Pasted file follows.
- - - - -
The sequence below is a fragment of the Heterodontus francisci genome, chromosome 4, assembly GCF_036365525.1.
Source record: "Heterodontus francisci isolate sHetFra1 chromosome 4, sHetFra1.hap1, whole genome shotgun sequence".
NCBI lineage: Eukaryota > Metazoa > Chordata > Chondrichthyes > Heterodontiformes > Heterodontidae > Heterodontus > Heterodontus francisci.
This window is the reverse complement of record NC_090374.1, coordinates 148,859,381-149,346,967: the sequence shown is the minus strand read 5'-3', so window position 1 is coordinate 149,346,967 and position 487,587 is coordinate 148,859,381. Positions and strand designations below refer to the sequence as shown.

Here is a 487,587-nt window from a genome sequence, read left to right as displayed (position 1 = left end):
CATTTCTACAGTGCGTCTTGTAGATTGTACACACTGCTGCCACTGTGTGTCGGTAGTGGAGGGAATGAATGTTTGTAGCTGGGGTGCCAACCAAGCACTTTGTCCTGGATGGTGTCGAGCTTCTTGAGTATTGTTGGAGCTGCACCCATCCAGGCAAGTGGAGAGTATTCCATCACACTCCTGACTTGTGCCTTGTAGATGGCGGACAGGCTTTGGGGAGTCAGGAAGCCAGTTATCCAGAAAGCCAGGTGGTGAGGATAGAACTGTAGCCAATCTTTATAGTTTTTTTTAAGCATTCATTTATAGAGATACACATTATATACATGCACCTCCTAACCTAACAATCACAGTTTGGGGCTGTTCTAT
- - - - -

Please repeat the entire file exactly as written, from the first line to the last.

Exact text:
The sequence below is a fragment of the Heterodontus francisci genome, chromosome 4, assembly GCF_036365525.1.
Source record: "Heterodontus francisci isolate sHetFra1 chromosome 4, sHetFra1.hap1, whole genome shotgun sequence".
NCBI lineage: Eukaryota > Metazoa > Chordata > Chondrichthyes > Heterodontiformes > Heterodontidae > Heterodontus > Heterodontus francisci.
This window is the reverse complement of record NC_090374.1, coordinates 148,859,381-149,346,967: the sequence shown is the minus strand read 5'-3', so window position 1 is coordinate 149,346,967 and position 487,587 is coordinate 148,859,381. Positions and strand designations below refer to the sequence as shown.

Here is a 487,587-nt window from a genome sequence, read left to right as displayed (position 1 = left end):
CATTTCTACAGTGCGTCTTGTAGATTGTACACACTGCTGCCACTGTGTGTCGGTAGTGGAGGGAATGAATGTTTGTAGCTGGGGTGCCAACCAAGCACTTTGTCCTGGATGGTGTCGAGCTTCTTGAGTATTGTTGGAGCTGCACCCATCCAGGCAAGTGGAGAGTATTCCATCACACTCCTGACTTGTGCCTTGTAGATGGCGGACAGGCTTTGGGGAGTCAGGAAGCCAGTTATCCAGAAAGCCAGGTGGTGAGGATAGAACTGTAGCCAATCTTTATAGTTTTTTTTAAGCATTCATTTATAGAGATACACATTATATACATGCACCTCCTAACCTAACAATCACAGTTTGGGGCTGTTCTAT